Minnesota Medical Marijuana Program Saving People With Pain
Pain patients have rushed to a program that has battled slow enrollment since its launch last year.Patients enrolled in Minnesota’s medical marijuana program for pain have found relief from their symptoms.
“It’s given me my life back,” said Jeanne Luck, one of the 1,667 Minnesotans who have turned to the Office of Medical Cannabis in search of relief from intractable pain — severe, chronic pain that is not eased by the usual painkillers, opioids or therapy.
Half of the patients enrolled in Minnesota’s medical marijuana program, have chronic pain.
The statistics of Minnesota’s medical marijuana program show that it is one of the most restrictive in the country and one of the smallest. As of last Friday, 3,331 patients had enrolled. The state’s eight cannabis clinics, said that their business had doubled in August, the first month that pain patients were allowed into the program.
Patient Story: Jeanna Luck
Luck, a nurse practitioner who is a mother of three, uses cannabis oil to ease the symptoms of Ehlers-Dalos Syndrome. Ehlers-Danlos Syndrome, often referred to as “EDS” is a collection of heritable connective tissue disorders. Either directly or indirectly, Ehlers-Danlos Syndrome is known or thought to alter the biology of collagen in the body (the most abundant protein), which can lead to multi-systemic symptoms. Each type has certain physical traits and with notable exception to the most common form, the hypermobile type of Ehlers-Danlos Syndrome, most types have a known disease-causing gene.
Luck, who has been in pain since childhood, remembers going to the clinic for the first time, exhausted, hurting and dealing with unpleasant opiate side effects. It had been at least 10 years, she estimated, since she’d gotten a full night’s sleep
Luck was quoted saying medical marijuana has “been a miracle”.
“This is perfect, perfect medicine … It doesn’t hang you over, it won’t kill you, it gives you quality of life, energy to do the things you want to do today and tomorrow.”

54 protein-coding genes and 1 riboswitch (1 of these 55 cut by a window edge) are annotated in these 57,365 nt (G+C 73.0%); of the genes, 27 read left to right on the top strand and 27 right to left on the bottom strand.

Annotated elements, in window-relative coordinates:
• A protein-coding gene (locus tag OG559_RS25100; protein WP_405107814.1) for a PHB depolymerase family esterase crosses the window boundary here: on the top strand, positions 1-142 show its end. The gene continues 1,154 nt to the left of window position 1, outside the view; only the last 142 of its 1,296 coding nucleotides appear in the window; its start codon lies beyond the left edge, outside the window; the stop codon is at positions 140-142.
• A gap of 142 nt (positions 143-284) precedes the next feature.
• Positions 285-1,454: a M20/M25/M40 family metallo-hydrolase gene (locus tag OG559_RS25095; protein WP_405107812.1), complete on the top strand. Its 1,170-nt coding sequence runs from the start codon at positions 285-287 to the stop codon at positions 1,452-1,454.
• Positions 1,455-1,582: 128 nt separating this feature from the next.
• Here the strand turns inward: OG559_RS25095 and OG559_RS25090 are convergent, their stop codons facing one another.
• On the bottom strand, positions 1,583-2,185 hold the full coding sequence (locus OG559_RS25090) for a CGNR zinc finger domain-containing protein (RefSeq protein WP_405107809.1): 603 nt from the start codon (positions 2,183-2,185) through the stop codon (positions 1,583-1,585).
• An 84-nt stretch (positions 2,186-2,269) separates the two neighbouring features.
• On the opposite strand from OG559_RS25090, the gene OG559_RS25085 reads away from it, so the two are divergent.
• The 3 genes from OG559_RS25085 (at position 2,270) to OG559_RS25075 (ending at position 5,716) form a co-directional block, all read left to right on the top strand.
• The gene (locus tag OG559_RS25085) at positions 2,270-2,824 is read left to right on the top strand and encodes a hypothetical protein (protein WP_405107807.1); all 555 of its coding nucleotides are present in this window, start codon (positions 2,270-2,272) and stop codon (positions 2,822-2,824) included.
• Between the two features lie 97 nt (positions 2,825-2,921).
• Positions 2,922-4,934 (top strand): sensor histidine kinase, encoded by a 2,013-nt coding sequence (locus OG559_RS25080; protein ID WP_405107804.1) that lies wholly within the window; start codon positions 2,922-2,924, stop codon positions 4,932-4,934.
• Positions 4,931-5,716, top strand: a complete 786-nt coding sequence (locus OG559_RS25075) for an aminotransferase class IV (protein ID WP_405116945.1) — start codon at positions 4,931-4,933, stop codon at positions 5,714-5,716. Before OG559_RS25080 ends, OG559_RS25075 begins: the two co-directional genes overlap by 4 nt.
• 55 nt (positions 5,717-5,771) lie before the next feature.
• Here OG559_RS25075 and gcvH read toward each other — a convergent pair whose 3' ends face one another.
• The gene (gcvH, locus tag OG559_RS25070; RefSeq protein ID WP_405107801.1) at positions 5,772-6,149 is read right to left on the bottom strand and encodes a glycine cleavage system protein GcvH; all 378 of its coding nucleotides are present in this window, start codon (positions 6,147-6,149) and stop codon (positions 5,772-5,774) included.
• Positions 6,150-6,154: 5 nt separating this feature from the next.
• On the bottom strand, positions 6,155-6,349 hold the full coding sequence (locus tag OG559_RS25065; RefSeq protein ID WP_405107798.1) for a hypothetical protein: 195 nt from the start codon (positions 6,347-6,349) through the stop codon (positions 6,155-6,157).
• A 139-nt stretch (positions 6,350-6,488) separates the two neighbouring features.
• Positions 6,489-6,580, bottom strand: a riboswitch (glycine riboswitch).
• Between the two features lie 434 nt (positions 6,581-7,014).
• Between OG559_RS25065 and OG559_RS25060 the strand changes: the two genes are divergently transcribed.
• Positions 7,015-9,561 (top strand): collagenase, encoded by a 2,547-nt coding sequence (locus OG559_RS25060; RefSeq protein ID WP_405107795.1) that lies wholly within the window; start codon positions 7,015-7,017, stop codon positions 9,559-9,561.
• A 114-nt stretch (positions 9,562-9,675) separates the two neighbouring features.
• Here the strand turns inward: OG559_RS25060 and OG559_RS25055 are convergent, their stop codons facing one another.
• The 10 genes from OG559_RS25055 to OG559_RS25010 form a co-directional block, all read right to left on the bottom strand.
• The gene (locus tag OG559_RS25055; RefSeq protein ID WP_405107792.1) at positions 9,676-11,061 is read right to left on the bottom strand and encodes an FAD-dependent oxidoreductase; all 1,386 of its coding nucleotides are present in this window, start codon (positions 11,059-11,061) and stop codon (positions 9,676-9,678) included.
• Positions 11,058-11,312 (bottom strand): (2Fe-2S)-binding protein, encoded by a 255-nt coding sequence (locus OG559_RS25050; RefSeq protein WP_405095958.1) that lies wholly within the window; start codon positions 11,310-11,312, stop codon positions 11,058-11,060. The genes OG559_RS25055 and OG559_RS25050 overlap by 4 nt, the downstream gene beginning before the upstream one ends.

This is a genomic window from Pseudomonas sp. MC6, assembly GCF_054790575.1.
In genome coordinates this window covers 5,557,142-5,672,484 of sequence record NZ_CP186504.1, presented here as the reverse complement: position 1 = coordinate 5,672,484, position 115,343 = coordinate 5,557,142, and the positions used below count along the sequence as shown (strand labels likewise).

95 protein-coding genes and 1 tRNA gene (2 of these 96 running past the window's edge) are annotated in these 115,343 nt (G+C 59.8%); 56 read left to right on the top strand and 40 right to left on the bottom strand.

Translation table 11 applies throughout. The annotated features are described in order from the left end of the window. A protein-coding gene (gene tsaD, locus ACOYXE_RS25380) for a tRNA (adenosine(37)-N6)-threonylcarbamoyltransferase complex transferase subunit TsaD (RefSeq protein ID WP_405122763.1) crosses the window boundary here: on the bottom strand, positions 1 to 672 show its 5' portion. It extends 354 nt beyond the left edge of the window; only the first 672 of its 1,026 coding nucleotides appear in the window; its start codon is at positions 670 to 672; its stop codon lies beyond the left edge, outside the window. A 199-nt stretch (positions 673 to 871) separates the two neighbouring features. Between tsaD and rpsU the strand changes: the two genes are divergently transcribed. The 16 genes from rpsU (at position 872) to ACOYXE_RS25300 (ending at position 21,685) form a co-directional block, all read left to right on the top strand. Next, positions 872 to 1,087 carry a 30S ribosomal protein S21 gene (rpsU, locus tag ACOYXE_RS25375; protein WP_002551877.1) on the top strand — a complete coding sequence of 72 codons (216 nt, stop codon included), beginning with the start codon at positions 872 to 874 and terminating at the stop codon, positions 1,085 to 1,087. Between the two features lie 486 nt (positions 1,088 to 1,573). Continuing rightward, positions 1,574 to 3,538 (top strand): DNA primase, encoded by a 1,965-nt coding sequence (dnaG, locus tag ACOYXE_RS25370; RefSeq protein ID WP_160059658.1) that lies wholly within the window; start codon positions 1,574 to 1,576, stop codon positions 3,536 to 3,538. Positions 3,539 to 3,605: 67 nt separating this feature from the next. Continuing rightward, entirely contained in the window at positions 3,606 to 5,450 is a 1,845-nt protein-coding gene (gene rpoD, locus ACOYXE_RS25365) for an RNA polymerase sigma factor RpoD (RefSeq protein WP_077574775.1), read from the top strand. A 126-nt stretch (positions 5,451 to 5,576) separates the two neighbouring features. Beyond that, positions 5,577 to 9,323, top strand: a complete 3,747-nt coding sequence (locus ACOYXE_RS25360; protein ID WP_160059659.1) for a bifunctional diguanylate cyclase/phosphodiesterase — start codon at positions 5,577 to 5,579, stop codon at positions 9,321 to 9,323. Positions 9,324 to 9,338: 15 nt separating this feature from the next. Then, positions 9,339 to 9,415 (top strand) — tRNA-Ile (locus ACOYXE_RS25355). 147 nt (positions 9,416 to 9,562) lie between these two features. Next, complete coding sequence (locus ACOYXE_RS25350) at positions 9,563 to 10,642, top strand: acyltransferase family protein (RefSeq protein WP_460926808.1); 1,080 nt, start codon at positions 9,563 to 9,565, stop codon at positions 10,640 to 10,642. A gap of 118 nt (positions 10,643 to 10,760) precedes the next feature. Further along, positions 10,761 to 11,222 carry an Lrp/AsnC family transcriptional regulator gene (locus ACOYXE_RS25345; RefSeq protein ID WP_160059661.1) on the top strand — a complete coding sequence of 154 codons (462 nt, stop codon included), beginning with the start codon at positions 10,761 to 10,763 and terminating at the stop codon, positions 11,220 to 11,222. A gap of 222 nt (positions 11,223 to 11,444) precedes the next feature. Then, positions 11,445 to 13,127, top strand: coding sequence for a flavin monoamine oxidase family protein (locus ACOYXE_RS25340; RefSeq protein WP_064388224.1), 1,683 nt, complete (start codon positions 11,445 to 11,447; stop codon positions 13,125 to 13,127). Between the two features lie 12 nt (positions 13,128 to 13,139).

The two companies that have spent tens of millions of dollars to get growing operations and clinics off the ground are hoping that an influx of pain patients might help with their financial situation. This, however, won’t be that year.
The two manufacturers selected by the Health Department to grow, refine and sell the state’s entire cannabis crop, Minnesota Medical Solutions and LeafLine Labs, lost a combined $5.2 million in 2015, according to the Associated Press.
Minnesota Medical Solutions CEO Dr. Kyle Kingsley stated his company will lose millions more this year and for “quite a while.”
“The losses are deceiving because of the current influx of patients,” said Kingsley, “We’re confident this change to intractable pain is going to be the difference.”
Health Commissioner Ed Ehlinger is evaluating nine conditions the public petitioned to bring into the program and will decide by Dec. 1 which, if any, will join the 10 conditions that currently qualify Minnesotans to take medical cannabis.
During public hearings, the public made their case to the Health Department for expanding the program to include:
- Post-Traumatic Stress Disorder
- Phantom limb pain
- Ehlers-Danlos Syndrome — as a qualifying condition in its own right, apart from intractable pain.
Because marijuana remains an outlawed federal substance, there is relatively little U.S. research to help guide public policy debates such as this one.
“Potential harms [from abuse of marijuana] need to be weighed against the potential harms of treatments currently available to these patients,”A panel of Medical professionals wrote in its October summary for the Commissioner. “For example, many of the chronic drugs given to children with seizures or autism have negative cognitive effects and addiction concerns. There are similar concerns with medications to treat other diagnoses as well.”
Minnesota Patient Jody Taylor-Haye suffered a severe allergic reaction to the opioids she was prescribed for her degenerative disc disease. She was left with no options for pain relief until a friend suggested she sign up for the medical cannabis program.
“I sat in my chair every day with a heating pad. My family felt they were losing me,” she said. “pleasantly surprised and pleased that it was easy as pie” to get certified and enroll in the program. In a matter of months, she said, she went from taking 18 medications to taking three, plus cannabis.
“I’m living again,” she said. “I’m able to do everything I used to do — laundry, play with my kids … I’m not stuck in a chair all day. … Medical cannabis has been the best thing that’s ever happened to me.”
Learn More about Medical Marijuana and Pain Management
Ehlers-Dalos Syndrome Foundation